When the Patriots ran:
In a strange twist of events the Patriots game plan called for a heavy dose of Steven Jackson and the running game. That decision came despite the fact that New England hasn't been able to run the ball effectively at all this season. Sunday was certainly no exception. Jackson got it early and often but never found any success. He carried 10 times for just 28 yards in a first half that saw the Patriots run the ball 20 times (excluding a Tom Brady kneel down) and pass just five. The runs virtually disappeared in the second half but that didn't improve the production at all. Jackson wound up with 14 carries for 35 yards for a pathetic 2.5-yard average. He did manage to move the chains on a third-and-two in the first half and bulled his way into the end zone for a 2-yard touchdown in the third quarter. Otherwise he looked slow and ineffective, but behind this offensive line most running backs would struggle. Brandon Bolden had only 31 yards on nine carries (3.5-yard average) and as a team the Patriots attempted 27 runs and picked up only 70 yards (2.6-yard average). That's not enough to keep any defense honest in the playoffs.
When the Patriots passed:
Brady never really had a chance in this one as Bill Belichick and Josh McDaniels tried to win the game by having him hand the ball off throughout the first half. On the rare occasions they let Brady throw it was generally a screen pass. Predictably that did not lead to any production and Brady was never in a rhythm. In the second half when the reins were loosened a bit, fans got to see why the coaches were so cautious. Despite throwing so infrequently the Dolphins had little trouble turning up the heat. Brady was sacked just twice but was hit on six others and was stripped on one of the sacks. Considering he attempted just 21 passes that's a lot of pressure – and one hit from Ndamukong Suh led to an injured right ankle. Brady was able to stay in the game but was limping pretty good after it was over. Aside from a nifty catch and run from James White on a short pass over the middle that the back turned a 10-yard toss into a 68-yard pickup after making a pair of tacklers miss, the passing game was non-existent. Brady hit on just 12 of those 21 passes for a season-low 134 yards and failed to throw a touchdown for the first time this season. Again, the offensive line will need to be better in the postseason.
When the Dolphins ran:
Things started a bit shaky for a Patriots front coming off a subpar effort against the Jets. The Dolphins recorded efficient runs (4 yards or more, first down, TD) on six of their first eight attempts and Lamar Miller ripped off a 29-yarder on Miami's second series, which ended with a field goal. But from that point on New England completely dominated up front, as 20 of Miami's final 23 runs were stuffed (excluding Ryan Tannehill kneel downs). Akiem Hicks, Malcom Brown and Alan Branch plugged up the middle effectively, shutting down the running lanes and allowing the linebackers to make the plays. Miller finished with just 60 yards on 19 carries (3.2-yard average) and that included the 29-yarder. Jay Ajayi was even less effective with 2 yards on seven carries. Miami was able to continue to try to run the ball because of the score but this was a dominant effort from the Patriots front seven. Despite racking up 34 carries Miami was limited to 96 yards on the ground for a 2.8-yard average.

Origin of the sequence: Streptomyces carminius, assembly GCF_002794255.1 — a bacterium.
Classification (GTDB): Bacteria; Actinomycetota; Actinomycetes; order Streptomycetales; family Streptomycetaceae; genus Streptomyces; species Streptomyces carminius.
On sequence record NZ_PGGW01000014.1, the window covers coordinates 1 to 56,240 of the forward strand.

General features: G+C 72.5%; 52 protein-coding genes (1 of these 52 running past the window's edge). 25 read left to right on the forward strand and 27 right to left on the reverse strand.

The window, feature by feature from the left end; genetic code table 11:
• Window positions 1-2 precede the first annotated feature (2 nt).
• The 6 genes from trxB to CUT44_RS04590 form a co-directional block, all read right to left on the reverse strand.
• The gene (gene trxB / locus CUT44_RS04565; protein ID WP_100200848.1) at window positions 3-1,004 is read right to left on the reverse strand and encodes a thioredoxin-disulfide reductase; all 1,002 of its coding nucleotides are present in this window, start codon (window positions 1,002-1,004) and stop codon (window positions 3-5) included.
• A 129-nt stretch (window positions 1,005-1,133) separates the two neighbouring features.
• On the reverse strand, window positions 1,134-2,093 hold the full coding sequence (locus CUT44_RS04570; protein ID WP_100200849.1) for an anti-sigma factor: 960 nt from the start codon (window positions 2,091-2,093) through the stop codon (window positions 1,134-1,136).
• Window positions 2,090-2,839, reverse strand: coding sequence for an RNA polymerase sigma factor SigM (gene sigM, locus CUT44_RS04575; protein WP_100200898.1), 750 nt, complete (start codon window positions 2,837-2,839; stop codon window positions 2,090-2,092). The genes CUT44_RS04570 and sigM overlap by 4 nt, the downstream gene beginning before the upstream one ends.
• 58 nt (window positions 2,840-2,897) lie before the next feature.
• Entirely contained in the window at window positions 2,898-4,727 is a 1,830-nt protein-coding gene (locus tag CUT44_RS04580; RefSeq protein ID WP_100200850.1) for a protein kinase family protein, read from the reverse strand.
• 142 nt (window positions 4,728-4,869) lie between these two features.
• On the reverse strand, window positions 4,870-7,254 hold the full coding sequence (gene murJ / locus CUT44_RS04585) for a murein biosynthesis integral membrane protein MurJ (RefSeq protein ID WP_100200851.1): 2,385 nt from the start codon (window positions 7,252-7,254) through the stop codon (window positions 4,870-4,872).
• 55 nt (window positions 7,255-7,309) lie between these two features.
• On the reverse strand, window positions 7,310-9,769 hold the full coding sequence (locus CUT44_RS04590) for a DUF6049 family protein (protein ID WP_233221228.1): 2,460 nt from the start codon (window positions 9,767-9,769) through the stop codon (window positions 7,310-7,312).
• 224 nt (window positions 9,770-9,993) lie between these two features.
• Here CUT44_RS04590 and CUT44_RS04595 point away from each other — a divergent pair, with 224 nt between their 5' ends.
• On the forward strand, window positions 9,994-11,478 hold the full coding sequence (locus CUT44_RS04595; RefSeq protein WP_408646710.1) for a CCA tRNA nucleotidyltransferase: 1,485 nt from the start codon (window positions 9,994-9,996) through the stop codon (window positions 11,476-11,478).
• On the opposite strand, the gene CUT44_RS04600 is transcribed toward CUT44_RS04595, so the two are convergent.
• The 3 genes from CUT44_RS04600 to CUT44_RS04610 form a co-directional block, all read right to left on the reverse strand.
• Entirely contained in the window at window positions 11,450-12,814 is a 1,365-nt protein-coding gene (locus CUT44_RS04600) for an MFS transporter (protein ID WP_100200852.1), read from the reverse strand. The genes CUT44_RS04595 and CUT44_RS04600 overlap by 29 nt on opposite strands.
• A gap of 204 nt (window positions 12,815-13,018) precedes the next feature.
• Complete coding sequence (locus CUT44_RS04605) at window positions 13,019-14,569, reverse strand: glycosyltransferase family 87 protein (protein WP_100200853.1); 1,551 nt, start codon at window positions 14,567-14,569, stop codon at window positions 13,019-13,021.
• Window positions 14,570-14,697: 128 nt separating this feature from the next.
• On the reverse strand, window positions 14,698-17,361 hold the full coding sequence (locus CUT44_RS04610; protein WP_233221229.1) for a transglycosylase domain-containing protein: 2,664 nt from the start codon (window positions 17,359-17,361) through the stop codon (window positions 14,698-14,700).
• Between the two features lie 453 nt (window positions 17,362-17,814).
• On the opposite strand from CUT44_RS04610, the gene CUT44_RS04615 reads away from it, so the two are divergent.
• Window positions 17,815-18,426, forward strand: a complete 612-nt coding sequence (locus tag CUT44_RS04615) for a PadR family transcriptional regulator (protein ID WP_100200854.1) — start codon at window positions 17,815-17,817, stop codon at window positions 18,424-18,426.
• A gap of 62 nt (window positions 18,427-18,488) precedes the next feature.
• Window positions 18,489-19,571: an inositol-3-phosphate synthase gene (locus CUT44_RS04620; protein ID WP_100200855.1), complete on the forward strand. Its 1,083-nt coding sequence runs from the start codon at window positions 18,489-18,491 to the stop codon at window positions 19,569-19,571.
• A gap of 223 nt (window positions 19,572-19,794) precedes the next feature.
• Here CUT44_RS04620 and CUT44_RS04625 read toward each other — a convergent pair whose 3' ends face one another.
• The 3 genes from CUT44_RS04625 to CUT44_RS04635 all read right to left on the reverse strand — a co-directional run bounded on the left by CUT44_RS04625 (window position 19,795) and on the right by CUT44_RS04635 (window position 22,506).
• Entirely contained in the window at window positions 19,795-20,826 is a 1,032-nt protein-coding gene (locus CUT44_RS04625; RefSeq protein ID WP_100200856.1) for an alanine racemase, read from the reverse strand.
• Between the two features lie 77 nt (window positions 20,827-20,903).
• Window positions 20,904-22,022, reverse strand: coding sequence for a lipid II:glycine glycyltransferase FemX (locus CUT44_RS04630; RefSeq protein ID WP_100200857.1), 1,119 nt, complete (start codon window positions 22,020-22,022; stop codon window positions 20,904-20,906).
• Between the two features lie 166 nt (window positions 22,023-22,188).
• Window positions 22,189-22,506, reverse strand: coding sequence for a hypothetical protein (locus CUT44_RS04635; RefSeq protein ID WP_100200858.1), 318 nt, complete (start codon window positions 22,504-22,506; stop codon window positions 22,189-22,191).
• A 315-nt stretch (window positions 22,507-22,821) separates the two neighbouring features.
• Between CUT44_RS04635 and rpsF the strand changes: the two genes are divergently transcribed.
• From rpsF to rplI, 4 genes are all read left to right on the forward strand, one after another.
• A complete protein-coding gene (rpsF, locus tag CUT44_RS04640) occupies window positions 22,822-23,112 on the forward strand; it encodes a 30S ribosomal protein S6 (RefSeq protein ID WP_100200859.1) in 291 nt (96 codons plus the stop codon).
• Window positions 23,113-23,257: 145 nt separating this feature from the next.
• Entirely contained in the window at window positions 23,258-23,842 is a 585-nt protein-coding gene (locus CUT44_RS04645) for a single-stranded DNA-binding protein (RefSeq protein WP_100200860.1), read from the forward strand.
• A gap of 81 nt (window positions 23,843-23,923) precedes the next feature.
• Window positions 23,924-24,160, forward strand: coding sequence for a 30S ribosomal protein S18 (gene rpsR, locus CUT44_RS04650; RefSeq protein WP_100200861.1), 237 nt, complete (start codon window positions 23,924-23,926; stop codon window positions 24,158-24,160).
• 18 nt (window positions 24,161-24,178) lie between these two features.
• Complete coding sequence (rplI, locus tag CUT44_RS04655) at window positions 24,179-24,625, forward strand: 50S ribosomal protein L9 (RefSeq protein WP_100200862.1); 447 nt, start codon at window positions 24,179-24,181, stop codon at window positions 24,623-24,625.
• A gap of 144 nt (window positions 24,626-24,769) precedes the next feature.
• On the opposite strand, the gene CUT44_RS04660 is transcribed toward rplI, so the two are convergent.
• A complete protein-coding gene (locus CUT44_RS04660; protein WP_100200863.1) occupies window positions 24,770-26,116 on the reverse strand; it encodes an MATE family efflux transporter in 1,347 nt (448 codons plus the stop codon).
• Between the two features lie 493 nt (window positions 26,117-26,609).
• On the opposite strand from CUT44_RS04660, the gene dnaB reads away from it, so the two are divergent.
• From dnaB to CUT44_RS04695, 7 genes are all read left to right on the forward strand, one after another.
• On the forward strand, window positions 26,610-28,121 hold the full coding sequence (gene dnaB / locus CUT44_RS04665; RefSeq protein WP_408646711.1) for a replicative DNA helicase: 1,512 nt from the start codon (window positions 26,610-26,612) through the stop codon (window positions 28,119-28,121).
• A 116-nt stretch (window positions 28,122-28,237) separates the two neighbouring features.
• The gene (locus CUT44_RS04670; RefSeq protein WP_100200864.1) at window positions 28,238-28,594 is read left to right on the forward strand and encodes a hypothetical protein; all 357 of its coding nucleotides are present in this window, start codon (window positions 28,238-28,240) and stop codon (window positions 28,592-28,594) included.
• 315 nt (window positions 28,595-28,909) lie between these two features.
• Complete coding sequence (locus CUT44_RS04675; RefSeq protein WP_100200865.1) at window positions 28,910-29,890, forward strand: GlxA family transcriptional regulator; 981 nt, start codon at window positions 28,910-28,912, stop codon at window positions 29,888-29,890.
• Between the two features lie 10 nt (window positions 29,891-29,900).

When the Dolphins passed:
Despite the fact that the ineffectiveness of the running game left the Dolphins in several long-yardage situations, Tannehill was able to convert nearly 50 percent of his third-downs (8 of 17 for 47 percent). Miami entered the game as one of the worst teams in the league in such situations but Tannehill carved up the New England secondary to the tune of 350 yards on 25 of 38 passing. He tossed a pair of touchdowns and avoided the turnovers that have caused him so much trouble all season. Jarvis Landry caught six of those passes for 72 yards but it was rookie DeVante Parker who did the real damage. Parker finished with five catches on six targets for 106 yards and a touchdown, most of which came with Logan Ryan on coverage. Veteran Greg Jennings also enjoyed a huge game with four catches for 74 yards with a 31-yard grab coming with Ryan in coverage. With Chandler Jones out and Rob Ninkovich limited by a shin injury, the Patriots pass rush was held to one sack – by rookie Geneo Grissom – and Tannehill had enough time to find the matchups he desired and the Dolphins offense enjoyed one of its best days of the season.
The Patriots late-season slide has been particularly evident on special teams, where they've made game-changing mistakes on virtually a weekly basis of late. In Miami the mistakes were a bit more subtle but not any less damaging. The key play took place in the fourth quarter with the game tied at 10. The Dolphins were forced to punt from midfield and Danny Amendola returned it 21 yards to the Patriots 36. But Bolden was called for running into the punter, and even though Miami didn't get a first down on the play it forced a re-kick and this time Matt Darr's boot was fair caught at the 8. Then Dekoda Watson was called for holding, pushing the ball back to the 4. The change in field position was significant as the Patriots managed just one first down before punting and soon the Dolphins went down the field for the go-ahead touchdown. Stephen Gostkowski also missed a 46-yard field goal, and even though Miami's Andrew Franks also missed a 46-yarder the penalties on the exchange were enough to give the Dolphins the edge.